Deal warns of dredging delays if feds don’t pony up $90 million soon

Deal warns of dredging delays if feds don’t pony up $90 million soon

By Walter Jones –

ATLANTA – Foot dragging by the federal government to provide greater funding soon will cause delays in the deepening of the Savannah River, Gov. Nathan Deal warned Tuesday.

“We can’t afford to lose very much more time,” he told business leaders attending the Georgia Chamber of Commerce’s annual Eggs and Issues breakfast.

Deal noted that the state had put aside all of its share of the project but that Congress had only allocated $67 million of the $440 million federal share. The money is to dredge 7 feet from the river’s shipping channel to allow for the larger freighters that will use the Panama Canal when its widening is completed.

Georgia port officials worry that if the state is too slow in completing the project, shipping companies will take their business to another port.

“I am of the opinion if at least $90 million is not allocated in this current budget cycle, that it will definitely change the timetable of completion of this project, which should have been completed years ago, back even further,” the governor said.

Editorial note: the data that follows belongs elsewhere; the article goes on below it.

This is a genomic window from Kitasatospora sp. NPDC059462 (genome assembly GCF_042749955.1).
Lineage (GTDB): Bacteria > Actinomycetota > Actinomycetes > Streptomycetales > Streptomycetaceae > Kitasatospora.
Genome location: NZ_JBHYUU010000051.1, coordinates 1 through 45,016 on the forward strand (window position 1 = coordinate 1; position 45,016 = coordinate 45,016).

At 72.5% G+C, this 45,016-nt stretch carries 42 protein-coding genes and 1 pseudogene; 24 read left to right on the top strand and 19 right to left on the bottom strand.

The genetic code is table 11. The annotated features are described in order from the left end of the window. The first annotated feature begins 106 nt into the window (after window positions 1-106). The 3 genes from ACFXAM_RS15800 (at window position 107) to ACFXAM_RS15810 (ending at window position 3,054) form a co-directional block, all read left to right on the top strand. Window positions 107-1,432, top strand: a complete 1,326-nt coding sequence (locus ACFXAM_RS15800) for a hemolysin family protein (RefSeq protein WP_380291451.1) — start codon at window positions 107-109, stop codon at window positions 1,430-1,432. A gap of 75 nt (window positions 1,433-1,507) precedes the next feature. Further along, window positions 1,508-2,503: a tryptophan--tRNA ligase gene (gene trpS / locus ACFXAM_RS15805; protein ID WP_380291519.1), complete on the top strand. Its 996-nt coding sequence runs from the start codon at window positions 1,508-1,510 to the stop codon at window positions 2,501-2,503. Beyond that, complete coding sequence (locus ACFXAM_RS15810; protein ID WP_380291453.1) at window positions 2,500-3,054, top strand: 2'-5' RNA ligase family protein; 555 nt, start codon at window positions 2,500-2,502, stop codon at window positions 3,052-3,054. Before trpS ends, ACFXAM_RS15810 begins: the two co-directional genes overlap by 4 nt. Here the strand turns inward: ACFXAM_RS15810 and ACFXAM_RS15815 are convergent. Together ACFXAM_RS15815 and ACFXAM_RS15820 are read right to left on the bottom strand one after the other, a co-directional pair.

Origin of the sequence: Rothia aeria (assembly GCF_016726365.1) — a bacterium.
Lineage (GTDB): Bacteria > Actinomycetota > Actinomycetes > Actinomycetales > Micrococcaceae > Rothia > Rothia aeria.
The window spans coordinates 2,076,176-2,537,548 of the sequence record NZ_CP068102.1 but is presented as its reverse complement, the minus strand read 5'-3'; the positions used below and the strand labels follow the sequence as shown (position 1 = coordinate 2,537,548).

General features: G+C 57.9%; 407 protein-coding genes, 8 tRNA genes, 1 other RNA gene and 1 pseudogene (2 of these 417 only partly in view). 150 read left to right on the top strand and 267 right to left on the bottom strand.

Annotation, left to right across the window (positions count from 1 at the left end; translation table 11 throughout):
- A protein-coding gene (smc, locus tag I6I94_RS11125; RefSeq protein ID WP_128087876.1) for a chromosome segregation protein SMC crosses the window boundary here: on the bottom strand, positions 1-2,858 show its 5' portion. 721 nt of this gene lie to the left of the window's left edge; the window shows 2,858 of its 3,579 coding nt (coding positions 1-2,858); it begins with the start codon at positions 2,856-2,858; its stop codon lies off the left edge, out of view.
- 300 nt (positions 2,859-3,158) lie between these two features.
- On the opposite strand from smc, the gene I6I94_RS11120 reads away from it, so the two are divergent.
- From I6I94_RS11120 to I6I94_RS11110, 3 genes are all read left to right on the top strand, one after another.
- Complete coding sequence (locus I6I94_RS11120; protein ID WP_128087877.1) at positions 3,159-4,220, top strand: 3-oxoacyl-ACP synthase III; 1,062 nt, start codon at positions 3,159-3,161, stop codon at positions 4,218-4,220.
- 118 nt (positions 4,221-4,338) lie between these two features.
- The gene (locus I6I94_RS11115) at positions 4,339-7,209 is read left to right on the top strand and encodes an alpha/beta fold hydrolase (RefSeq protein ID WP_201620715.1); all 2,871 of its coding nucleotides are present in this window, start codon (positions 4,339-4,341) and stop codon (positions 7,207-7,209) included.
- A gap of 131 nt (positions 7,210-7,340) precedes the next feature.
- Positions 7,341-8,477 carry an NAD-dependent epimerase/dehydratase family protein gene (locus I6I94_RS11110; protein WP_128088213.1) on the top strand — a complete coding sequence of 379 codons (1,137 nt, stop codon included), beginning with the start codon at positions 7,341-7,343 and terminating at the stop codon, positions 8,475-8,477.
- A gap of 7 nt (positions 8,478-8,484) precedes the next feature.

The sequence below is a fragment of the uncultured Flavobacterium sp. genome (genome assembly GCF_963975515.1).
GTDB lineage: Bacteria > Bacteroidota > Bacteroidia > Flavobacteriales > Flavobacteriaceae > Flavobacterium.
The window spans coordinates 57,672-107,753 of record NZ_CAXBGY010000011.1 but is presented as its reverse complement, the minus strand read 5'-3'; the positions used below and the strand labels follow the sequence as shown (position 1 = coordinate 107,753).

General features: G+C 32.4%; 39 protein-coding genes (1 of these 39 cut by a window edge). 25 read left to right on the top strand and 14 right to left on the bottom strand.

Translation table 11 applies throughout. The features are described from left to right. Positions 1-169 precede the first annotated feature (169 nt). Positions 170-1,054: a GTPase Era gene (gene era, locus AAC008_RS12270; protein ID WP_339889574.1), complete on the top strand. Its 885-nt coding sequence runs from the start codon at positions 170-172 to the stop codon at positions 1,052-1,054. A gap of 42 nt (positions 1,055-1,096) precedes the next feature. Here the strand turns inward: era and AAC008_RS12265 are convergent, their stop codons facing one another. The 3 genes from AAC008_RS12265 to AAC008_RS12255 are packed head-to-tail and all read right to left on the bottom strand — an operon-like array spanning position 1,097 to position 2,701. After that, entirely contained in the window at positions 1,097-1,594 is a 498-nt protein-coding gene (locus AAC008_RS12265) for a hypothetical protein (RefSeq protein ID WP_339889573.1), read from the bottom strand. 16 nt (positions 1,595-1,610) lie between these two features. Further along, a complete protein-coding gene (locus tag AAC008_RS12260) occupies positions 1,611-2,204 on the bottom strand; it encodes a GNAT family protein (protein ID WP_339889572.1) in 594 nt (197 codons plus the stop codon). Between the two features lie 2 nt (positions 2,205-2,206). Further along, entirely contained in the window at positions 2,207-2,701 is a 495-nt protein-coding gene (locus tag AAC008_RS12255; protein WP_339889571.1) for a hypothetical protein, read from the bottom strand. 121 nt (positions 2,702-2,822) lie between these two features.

Deal called on the state’s congressional delegation to lean on their colleagues and the Obama administration.

U.S. Sen. Johnny Isakson, R-Ga., said in his address to the same audience that the delegation has scored some successes by unifying in a bipartisan way. And in an interview with Morris News Service last week, he vowed to keep the 16-member delegation pushing for complete funding.

“Seeing to it that the Port of Savannah is funded and done is a four-more-year project,” he said then. “We’ve got to stay on top of it to make sure we don’t lose any ground politically or funding-wise…. You always have to compete for federal funding because there’s always somebody who’s after your money.”

Deal also said Georgia has addressed port access in other ways.

He has added $10 million to hire troopers for patrolling highways that will see increased truck volume from the bigger ships, including Interstates 95 and 16. And, in a separate news conference, he unveiled a 10-year, highway-construction plan that includes enhancements in many intersections, bridges and roads that trucks use in moving cargo to and from the ports in Savannah and Brunswick.

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